|Yesterday, the Nina Soft spun over a liter of water+residue out of three loads of laundry.|
When sharing a washer with others, I have no control over what kind of products they use. They might put in perfumed detergents or fabric softeners. That leaves residue in the washers and dryers.
In Los Angeles, I use a clothesline. I hang most of my laundry on the line, but put small items like socks and sturdier underwear in the tumble dryer along with shirts. By the time I am done hanging up the clothes on the line, I can hang up the slightly damp shirts to finish air-drying. The undies and socks take just a few more minutes to complete. I probably run the dryer for about 15-20 minutes per load of wash.
At the condo, the dryer won't start until you put at least $0.75 cents. It doesn't matter if I want to run it for 1 minute or 50 minutes, it costs $0.75. Each additional quarter provides an additional 20 minutes. The clock runs even when the dryer isn't. That means you pay for time when the machine is idle and the next person can't use your unused time. The contractor that has the monopoly on our building is not interested in changing his pricing scheme.
|My home laundry equipment.|
The Nina Soft is a home version of the extractor that you find in laundromats. It's essentially a big centrifuge for your clothes. The Nina Soft spins out water, detergent, chemicals and hard mineral deposits that would otherwise bake into your clothes. It also reduces dryer time by ~50%.
I originally bought it for tie-dyeing. Spin the excess dye out before rinsing, and you save tons of time and water.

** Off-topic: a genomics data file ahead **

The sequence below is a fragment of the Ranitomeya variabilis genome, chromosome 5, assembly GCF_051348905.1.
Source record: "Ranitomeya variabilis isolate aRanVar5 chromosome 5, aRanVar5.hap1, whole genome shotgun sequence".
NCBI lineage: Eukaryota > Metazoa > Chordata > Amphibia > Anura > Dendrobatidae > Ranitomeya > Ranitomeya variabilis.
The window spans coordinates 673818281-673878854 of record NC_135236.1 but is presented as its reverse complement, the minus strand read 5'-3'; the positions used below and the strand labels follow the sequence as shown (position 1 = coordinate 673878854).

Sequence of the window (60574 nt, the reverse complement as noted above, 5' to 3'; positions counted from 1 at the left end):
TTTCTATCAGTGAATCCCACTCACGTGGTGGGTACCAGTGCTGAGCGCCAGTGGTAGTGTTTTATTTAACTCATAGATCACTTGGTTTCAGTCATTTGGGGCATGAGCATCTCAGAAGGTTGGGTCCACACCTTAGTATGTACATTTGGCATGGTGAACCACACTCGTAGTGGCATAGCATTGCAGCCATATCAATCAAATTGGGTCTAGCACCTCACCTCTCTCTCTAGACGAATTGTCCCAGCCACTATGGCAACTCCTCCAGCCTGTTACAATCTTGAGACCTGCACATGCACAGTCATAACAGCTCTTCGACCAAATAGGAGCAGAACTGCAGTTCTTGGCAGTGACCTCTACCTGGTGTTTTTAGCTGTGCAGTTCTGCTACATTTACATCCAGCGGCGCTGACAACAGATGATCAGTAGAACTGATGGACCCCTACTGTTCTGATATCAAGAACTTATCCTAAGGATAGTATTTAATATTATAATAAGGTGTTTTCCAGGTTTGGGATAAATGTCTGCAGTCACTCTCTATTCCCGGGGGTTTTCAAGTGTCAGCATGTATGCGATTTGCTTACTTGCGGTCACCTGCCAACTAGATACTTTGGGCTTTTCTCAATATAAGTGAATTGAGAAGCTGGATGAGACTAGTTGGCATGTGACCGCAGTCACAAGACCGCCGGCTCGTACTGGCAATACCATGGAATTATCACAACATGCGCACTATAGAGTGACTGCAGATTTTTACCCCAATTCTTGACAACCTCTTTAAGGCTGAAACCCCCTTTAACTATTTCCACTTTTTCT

I hand wash small amounts of laundry in the green baskets in my bathtub with the Breathing Washer. It's a plunger-like thing used by campers, dyers and felters. Unlike plungers, the Breathing Washer doesn't splash. It does make a wheezing sound that gives it it's name. It's a good 10-minute upper body workout.
When I wash things in my tub, I can rinse twice. Then I spin it in the Nina Soft and air-dry it. This also helps humidify my condo in arid Colorado.
When I have a lot of laundry, I use the shared machines in parallel. At 7 AM, the earliest we are allowed to start laundry, I can usually find three open washers on consecutive floors. (Dark, Light and Medium colors.)
When I take the laundry out of the washer, I spin all of it in the Nina Soft. Then I either tumble dry them or hang them up. I found this large maple folding drying rack at McGuckin Hardware. It's made in the US and much sturdier than any other racks I've seen at any price (including the one from LL Bean). It's not expensive, either.
In this way, I limit my exposure to detergents and reduce dryer use to about an hour for all 3 loads of laundry.
I got my Nina Soft from Dharma Trading, my preferred supplier of all dyeing/fiber art goodies. I have no affiliation with them other than ordering from them for 20+ years and wanting to make sure they remain in business.
I bought the Breathing Washer and a plastic washboard from Japan from Amazon. They also sell the Nina Soft.
The green baskets and laundry octopus come from IKEA.